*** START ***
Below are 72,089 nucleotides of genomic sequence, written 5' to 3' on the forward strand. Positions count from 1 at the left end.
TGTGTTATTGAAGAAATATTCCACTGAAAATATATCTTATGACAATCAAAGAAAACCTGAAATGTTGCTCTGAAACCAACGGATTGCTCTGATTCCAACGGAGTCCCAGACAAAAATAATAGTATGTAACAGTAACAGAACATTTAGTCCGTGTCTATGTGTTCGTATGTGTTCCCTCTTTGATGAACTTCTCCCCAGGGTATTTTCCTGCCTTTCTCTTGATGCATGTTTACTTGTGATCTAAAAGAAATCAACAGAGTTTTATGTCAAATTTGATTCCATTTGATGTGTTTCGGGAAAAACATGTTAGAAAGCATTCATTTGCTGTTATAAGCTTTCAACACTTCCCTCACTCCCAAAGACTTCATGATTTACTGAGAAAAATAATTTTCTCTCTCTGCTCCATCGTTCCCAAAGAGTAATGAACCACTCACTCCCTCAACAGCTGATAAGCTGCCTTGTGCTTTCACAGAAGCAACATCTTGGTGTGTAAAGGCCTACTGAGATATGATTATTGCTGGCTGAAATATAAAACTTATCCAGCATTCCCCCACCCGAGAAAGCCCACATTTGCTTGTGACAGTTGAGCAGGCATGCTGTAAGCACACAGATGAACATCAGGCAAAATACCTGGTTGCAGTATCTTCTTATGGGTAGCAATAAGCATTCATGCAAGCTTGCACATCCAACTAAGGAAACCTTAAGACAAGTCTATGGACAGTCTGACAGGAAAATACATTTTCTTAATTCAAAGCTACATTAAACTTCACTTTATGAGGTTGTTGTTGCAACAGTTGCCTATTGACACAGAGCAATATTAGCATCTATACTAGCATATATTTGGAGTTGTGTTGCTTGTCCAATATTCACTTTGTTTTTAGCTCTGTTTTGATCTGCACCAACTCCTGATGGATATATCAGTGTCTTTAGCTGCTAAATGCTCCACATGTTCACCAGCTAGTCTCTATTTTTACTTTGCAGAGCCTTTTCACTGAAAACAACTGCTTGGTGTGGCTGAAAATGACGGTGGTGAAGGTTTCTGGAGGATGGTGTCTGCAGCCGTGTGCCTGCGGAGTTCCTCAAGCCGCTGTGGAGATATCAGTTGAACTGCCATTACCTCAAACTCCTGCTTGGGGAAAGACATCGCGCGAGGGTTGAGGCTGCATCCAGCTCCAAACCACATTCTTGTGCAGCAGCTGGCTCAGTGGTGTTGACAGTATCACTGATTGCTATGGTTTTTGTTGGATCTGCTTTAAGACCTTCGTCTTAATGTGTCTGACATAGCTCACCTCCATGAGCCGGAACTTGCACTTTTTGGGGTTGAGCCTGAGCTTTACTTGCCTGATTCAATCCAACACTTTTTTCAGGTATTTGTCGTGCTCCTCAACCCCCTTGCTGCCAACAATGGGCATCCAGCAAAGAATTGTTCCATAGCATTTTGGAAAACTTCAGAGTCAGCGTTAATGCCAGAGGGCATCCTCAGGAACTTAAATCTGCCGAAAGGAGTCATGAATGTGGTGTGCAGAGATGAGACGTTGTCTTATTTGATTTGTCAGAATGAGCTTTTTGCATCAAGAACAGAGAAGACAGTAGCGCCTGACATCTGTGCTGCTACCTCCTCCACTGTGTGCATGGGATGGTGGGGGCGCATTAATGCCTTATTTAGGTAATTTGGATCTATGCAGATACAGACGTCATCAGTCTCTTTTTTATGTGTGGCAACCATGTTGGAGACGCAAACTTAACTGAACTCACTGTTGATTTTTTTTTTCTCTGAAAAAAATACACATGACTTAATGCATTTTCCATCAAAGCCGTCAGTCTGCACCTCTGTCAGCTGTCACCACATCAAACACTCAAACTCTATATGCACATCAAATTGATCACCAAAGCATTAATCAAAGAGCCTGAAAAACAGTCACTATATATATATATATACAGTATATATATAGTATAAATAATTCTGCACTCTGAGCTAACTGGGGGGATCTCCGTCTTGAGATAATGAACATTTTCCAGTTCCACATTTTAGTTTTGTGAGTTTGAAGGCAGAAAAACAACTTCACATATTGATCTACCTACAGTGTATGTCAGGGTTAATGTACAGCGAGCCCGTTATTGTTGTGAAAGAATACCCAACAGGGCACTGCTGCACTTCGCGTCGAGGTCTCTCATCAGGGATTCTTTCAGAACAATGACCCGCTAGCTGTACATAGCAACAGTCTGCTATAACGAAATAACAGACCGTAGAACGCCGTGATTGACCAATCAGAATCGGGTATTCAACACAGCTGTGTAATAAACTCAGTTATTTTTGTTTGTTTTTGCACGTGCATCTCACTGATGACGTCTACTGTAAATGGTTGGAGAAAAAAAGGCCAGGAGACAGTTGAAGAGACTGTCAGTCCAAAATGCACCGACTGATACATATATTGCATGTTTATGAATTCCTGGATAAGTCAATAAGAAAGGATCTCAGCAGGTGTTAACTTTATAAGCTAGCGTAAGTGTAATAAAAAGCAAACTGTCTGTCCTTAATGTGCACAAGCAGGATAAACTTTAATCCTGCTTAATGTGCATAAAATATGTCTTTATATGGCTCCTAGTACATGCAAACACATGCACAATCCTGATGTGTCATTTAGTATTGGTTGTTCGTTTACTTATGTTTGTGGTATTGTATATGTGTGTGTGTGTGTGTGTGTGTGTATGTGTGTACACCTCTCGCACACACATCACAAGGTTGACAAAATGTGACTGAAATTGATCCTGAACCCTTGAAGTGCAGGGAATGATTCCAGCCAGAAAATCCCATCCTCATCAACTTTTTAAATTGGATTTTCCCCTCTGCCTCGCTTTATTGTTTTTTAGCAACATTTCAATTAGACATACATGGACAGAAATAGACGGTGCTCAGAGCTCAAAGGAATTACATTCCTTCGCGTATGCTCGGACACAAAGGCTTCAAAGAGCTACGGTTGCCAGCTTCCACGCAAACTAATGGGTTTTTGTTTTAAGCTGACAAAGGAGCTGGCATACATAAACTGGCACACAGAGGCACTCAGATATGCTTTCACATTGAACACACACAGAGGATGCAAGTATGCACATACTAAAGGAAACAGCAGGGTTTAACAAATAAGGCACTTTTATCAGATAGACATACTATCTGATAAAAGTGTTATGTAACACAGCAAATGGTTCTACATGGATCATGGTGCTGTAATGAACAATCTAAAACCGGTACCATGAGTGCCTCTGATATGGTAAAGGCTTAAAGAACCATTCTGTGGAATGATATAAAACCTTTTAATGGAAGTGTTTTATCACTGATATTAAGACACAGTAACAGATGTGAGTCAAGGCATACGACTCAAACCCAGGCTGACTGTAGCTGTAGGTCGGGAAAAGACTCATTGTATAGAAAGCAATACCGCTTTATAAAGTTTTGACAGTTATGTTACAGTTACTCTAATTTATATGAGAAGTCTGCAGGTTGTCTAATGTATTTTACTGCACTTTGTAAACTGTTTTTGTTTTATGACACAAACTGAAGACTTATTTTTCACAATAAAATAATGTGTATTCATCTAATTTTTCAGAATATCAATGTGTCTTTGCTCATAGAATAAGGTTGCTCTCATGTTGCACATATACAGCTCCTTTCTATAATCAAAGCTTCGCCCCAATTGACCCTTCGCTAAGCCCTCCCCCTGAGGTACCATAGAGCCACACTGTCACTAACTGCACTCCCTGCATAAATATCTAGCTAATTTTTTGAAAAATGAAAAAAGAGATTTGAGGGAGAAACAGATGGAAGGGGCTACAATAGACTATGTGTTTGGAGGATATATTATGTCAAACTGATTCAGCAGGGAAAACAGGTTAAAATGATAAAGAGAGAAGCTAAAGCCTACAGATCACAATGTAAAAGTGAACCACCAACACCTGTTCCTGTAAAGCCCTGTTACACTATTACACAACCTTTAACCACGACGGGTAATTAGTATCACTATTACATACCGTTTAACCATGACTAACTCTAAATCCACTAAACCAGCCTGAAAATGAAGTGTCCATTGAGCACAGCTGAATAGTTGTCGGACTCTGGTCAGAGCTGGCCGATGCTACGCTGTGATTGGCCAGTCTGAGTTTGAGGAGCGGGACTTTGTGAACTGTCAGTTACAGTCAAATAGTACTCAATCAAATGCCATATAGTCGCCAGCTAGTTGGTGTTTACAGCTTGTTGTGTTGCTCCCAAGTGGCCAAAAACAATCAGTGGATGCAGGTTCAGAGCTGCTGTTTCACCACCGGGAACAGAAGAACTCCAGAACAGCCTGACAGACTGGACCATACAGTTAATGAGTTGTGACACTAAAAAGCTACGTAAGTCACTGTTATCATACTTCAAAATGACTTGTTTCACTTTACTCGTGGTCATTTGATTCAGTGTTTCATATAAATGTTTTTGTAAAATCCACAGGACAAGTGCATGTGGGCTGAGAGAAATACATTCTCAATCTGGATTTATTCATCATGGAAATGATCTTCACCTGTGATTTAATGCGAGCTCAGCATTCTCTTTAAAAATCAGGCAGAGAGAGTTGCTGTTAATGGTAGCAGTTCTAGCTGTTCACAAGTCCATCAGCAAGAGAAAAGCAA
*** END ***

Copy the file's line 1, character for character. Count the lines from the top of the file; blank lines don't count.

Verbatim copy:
Below are 72,089 nucleotides of genomic sequence, written 5' to 3' on the forward strand. Positions count from 1 at the left end.